[0007] To address these and other objectives, the present invention comprises a navigation method and system whereby users of the systems are provided with backup driving instructions. A wireless communications system allows end users' computing devices to receive dynamic route guidance from a remotely located navigation services provider. The dynamic route guidance provides each end user with maneuvering instructions at appropriate locations along a route to a desired destination. In addition to the dynamic route guidance, the navigation service provider also provides each end user with backup driving instruction data. The backup driving instruction data are used to provide each end user with backup driving instructions for traveling to the end user's desired destination. The backup driving instruction data are used in case wireless communications between the end user and the navigation services provider are interrupted.

BRIEF DESCRIPTION OF THE DRAWINGS

[0008]FIG. 1 is a map showing a geographic region and components of a navigation system that services the geographic region.

[0009]FIG. 2 is a block diagram showing components of the navigation services provider shown in FIG. 1.

[0010]FIG. 3 is a block diagram showing components of one of the end user's computing platforms shown in FIG. 1.

[0011]FIG. 4 is a flow chart showing some of the steps performed by the navigation system of FIG. 1.

[0012]FIG. 5 is an illustration showing an example of dynamic guidance being presented on the display screen of one of the end users' computing platforms of FIG. 1.

[0013]FIG. 6 is an illustration showing an example of backup driving instructions being presented on the display screen of one of the end users' computing platforms of FIG. 1.

DETAILED DESCRIPTION OF THE PRESENTLY PREFERRED EMBODIMENTS I. OVERVIEW OF NAVIGATION SYSTEM

[0014]FIG. 1 shows a geographic region 100. The geographic region 100 may correspond to a metropolitan or rural area, a state, a country, or combinations thereof, or any other area of comparable size. Located in the geographic region 100 is a road network 104.

[0015] A navigation system 110 serves end users (e.g., vehicle drivers and passengers, as well as other persons) in the geographic region 100. The navigation system 110 is used by the end users to obtain navigation-related services (including map-related services) with respect to the geographic region 100. The navigation-related services include information about travel along the road network 104, including route calculation and guidance, people and business finding services (e.g., electronic yellow and white pages), maps, point of interest searching, destination selection, and so on.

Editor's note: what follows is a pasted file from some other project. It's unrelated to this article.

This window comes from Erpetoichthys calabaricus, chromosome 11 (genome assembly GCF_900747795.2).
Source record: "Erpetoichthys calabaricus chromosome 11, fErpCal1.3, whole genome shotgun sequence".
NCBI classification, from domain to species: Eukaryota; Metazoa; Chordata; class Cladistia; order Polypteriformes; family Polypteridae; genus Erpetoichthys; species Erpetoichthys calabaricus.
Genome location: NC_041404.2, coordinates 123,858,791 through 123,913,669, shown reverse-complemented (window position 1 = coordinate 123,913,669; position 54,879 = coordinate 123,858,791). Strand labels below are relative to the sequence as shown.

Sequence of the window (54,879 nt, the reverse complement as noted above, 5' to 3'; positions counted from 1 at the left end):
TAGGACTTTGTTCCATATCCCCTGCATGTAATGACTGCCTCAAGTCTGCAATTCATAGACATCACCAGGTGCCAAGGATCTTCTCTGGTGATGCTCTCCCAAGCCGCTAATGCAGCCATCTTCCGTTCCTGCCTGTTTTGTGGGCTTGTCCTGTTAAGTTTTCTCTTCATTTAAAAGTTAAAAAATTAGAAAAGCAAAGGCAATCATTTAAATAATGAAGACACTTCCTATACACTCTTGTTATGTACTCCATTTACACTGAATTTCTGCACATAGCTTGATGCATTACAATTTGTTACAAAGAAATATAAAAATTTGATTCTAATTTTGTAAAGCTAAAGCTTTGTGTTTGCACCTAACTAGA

[0016] The navigation system 110 is a combination of hardware, software and data. The navigation system 110 includes remote components (i.e., hardware, software or data located at a central location remote from the end users) and local components (i.e., hardware, software, or data located physically with each end user).

[0017] Included among the remote components of the navigation system 110 is a navigation services server 120. Associated with the navigation services server 120 is a geographic database 122. The navigation services server 120 and the geographic database 122 are maintained and operated by a navigation services provider 128.

[0018] The local components of the navigation system 110 include the various computer platforms 130 operated by the end users to request and obtain navigation-related and map-related features and geographic data from the navigation services provider 128. These various computer platforms 130 (also referred to as “end user computing platforms” or “client computing platforms”) may include navigation system units 132 located in vehicles 134, personal computers 140, personal organizers (e.g., PDAs, PalmPilot®-type devices) 150, portable phones 160, or any other types of computing device that has the appropriate hardware and software to access the navigation services provider 128 over a data network 170.

[0019] The data network 170 may use any suitable technology and/or protocols that are currently available, as well as technology and/or protocols that become available in the future. For example, the data network may use WAP, TCP/IP, etc. More than one protocol may be used in the data network 170 with appropriate conversions. The data network 170 may be part of, or connected to, the Internet.